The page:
Shingles (Herpes Zoster)

Learn about Shingles and book an appointment with a PillSorted online pharmacist to get further consultation on treatments and prescriptions.

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Shingles, also known as herpes zoster, is a viral infection of the nerves beneath the skin that causes a painful rash. It is caused by the varicella-zoster virus (VZV)—the same virus that causes chickenpox and is in the same family as the viruses that cause cold sores and genital herpes. After a person has had chickenpox, the virus remains dormant in the body’s nerve tissues. Later in life, usually years or decades after the initial infection, the virus can reactivate and cause shingles.

Shingles can affect anyone who has previously had chickenpox, but it is more common in older adults after age of 50. As people age, their immune systems may weaken, increasing the likelihood of virus reactivation.

Shingles sufferers


Shingles is caused by the reactivation of the dormant varicella-zoster virus (VZV). When the varicella-zoster virus reactivates, it travels along the nerve fibres to the skin’s surface, causing the characteristic rash and other symptoms.

Just because you’ve had chickenpox does not mean you will get shingles. Why the virus reactivates in some people to cause shingles is not fully understood. But the most common triggers are those that weaken the immune system such as:

  • Stress 
  • Ageing
  • Certain medicines and treatments such as Adalimumab, chemotherapy, JAK-inhibitors
  • Medical conditions such as HIV/AIDS


The severity of shingles symptoms can vary from person to person, but the most common symptoms include:

  • Pain and tingling often precedes (a few days before) the appearance of the rash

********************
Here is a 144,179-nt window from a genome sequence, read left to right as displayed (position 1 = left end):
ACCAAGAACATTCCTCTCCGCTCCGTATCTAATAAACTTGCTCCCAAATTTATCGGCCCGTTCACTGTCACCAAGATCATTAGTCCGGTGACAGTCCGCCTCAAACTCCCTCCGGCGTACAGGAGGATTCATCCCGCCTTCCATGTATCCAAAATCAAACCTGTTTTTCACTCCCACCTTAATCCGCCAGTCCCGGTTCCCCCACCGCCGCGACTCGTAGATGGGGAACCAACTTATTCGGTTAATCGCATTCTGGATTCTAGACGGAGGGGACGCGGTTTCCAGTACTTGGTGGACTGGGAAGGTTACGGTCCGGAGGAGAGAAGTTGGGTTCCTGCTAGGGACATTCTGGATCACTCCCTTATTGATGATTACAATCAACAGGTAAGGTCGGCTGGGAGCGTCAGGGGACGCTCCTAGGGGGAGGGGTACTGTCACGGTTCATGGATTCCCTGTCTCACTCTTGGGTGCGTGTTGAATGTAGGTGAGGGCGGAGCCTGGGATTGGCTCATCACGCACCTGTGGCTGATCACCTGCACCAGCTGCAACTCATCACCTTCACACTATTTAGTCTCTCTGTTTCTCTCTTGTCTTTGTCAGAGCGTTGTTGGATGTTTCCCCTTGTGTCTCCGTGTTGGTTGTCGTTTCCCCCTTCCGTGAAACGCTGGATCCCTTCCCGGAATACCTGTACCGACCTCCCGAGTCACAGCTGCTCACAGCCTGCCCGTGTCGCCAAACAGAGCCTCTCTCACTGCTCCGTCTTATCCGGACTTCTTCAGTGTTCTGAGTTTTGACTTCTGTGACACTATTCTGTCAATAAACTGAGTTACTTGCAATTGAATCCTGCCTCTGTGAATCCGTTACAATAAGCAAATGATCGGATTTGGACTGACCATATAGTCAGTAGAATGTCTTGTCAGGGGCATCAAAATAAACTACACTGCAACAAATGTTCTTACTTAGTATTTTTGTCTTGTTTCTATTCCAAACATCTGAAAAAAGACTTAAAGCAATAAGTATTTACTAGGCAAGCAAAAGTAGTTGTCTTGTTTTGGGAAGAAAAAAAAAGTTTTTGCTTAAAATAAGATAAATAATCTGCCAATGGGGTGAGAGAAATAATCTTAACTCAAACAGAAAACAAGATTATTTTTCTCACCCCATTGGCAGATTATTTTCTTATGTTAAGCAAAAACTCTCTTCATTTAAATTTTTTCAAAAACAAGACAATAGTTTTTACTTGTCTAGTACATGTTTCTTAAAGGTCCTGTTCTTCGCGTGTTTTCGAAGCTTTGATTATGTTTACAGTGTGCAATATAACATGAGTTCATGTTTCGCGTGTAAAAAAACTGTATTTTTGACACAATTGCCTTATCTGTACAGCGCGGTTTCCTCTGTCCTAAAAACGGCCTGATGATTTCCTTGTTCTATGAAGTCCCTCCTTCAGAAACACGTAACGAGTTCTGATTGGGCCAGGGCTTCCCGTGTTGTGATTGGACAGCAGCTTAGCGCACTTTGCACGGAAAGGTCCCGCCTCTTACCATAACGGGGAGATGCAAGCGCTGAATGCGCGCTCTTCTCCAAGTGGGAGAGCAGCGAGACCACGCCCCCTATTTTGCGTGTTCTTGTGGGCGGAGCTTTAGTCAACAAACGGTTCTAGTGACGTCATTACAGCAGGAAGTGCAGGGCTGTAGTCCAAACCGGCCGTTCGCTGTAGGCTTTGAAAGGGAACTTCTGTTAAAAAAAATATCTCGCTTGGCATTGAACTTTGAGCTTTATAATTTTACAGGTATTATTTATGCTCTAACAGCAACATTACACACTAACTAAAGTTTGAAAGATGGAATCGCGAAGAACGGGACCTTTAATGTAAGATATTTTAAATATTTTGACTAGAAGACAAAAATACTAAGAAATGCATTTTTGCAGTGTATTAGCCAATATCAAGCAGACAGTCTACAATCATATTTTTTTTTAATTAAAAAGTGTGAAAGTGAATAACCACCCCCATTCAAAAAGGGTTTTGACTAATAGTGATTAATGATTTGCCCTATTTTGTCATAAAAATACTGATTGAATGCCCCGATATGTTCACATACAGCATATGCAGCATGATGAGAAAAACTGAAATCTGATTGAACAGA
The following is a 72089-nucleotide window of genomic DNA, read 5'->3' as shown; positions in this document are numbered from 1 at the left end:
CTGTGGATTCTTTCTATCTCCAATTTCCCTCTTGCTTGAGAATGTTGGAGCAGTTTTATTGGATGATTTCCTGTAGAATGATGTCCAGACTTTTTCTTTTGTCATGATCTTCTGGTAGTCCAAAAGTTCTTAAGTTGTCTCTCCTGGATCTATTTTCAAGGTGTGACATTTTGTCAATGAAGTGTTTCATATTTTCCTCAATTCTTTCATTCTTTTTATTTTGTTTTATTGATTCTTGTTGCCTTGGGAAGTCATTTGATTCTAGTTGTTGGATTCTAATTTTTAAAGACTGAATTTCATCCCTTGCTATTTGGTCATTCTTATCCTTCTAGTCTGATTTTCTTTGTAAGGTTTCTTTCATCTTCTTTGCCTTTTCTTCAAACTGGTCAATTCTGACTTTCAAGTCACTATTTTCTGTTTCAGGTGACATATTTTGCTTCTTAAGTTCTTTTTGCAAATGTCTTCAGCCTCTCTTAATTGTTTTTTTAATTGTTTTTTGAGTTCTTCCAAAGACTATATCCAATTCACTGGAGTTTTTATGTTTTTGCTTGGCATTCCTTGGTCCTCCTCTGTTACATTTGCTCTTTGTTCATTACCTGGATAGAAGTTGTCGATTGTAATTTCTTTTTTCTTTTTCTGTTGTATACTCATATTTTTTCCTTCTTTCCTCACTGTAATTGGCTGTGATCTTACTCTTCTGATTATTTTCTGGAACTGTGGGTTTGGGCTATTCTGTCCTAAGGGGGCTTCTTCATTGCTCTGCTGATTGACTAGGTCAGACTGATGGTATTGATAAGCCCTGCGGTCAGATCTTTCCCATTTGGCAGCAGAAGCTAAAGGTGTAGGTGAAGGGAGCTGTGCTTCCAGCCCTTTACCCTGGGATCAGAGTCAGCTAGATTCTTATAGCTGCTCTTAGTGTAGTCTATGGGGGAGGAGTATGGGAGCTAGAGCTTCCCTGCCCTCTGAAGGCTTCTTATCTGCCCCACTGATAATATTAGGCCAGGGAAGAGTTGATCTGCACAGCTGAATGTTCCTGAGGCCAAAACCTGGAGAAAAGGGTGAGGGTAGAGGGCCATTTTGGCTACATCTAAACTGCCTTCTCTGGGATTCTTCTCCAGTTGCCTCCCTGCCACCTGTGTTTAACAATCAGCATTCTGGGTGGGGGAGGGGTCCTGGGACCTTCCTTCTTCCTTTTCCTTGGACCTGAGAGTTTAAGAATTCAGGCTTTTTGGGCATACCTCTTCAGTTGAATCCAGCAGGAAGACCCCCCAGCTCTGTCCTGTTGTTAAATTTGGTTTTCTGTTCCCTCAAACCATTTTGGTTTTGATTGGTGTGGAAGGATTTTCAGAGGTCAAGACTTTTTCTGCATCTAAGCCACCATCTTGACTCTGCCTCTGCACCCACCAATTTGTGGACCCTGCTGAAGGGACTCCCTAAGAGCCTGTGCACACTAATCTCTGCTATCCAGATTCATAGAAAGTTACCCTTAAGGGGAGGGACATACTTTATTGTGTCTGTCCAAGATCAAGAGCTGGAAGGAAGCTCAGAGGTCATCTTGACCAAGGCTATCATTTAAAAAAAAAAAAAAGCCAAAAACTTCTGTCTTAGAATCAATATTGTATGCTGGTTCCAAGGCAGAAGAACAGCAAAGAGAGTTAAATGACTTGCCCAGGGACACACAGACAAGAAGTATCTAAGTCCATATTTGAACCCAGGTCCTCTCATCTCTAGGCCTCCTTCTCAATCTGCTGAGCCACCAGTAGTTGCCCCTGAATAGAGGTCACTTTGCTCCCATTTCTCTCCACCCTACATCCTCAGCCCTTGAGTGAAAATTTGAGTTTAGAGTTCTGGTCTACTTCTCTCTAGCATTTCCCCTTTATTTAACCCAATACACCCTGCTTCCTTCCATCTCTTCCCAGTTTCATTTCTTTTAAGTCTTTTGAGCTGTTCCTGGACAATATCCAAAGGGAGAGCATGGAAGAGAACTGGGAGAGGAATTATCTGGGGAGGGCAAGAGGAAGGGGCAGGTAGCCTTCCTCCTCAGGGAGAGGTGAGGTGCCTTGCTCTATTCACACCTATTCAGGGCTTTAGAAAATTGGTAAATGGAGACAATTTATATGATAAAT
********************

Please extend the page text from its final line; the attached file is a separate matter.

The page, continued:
• Rash that appears as a single stripe or band of red, fluid-filled blisters that most typically wraps around one side torso, chest or tummy. But can also occur on the face, eyes, neck, genitals and other parts of the body. 
  • Itching associated with the rash
  • Sensitivity to touch in the affected area, or sensitivity to light
  • Flu-like symptoms (headache, fever, chills, fatigue)
  • Nerve pain in the area where the rash was after it heals. This is pain is known as postherpetic neuralgia (PHN).


There is no cure for shingles but you can avoid complications, help speed up recovery, and relieve your pain and itching symptoms by taking medicines within 3 days of the start of your rash. 

While treating your shingles is important to keep the rash clean and dry. And you should get plenty of rest and stay hydrated to help your body’s immune response.

Typical treatments include:

  • Antiviral medications such as Aciclovir
  • Paracetamol
  • Nonsteroidal anti-inflammatory drugs (NSAIDs) like ibuprofen
  • Topical treatments or anesthetics containing zinc oxide or lidocaine
  • Calamine lotion or oatmeal baths and lotions
  • Applying cool compresses to the affected area
  • Antidepressants or anticonvulsants for severe pain

PillSorted provides advice & NHS-funded treatment for shingles. Contact us for more information about eligibility. 

PillSorted provides advice & NHS-funded treatment for shingles. Book an appointment now if you would like a consultation.


What is Pharmacy First?

Pharmacy First is NHS funded program that allows pharmacists to supply prescription-only medicines, including antibiotics and antivirals if clinically appropriate, to treat several common health conditions, including shingles, without the need to visit a GP.

Can I get shingles if I’ve never had chickenpox?

No. You must have the chicken pox virus (varicella-zoster virus) already in your system to develop singles. However, if you come into contact with active shingles, they may pass the chicken pox virus to you, in which case you may get chickenpox, and then be susceptible to getting shingles in the future.

How long is shingles contagious?

Your shingles rash continues to be contagious until your blisters scab over. 

If you have shingles, you should avoid physical contact with anyone who hasn’t had chicken pox, hasn’t received the chickenpox vaccine, or the shingles vaccine.

Can I get shingles more than once?

Yes, you can get shingles more than once.

Is there a vaccine for shingles?

Yes, there are two shingles vaccines available in the UK (Zostavax and Shingrix). They are available from the NHS for people age 65 and older and people 50 and over who have severely weakened immune systems.

How long do shingles symptoms last?

The rash stage usually lasts 2 to 4 weeks. If you experience pain from postherpetic neuralgia, the pain can persist for weeks, months, or even years.

NHS Pharmacy First Service

PillSorted provides advice & NHS-funded treatment for Shingles (Herpes Zoster).

NHS PillSorted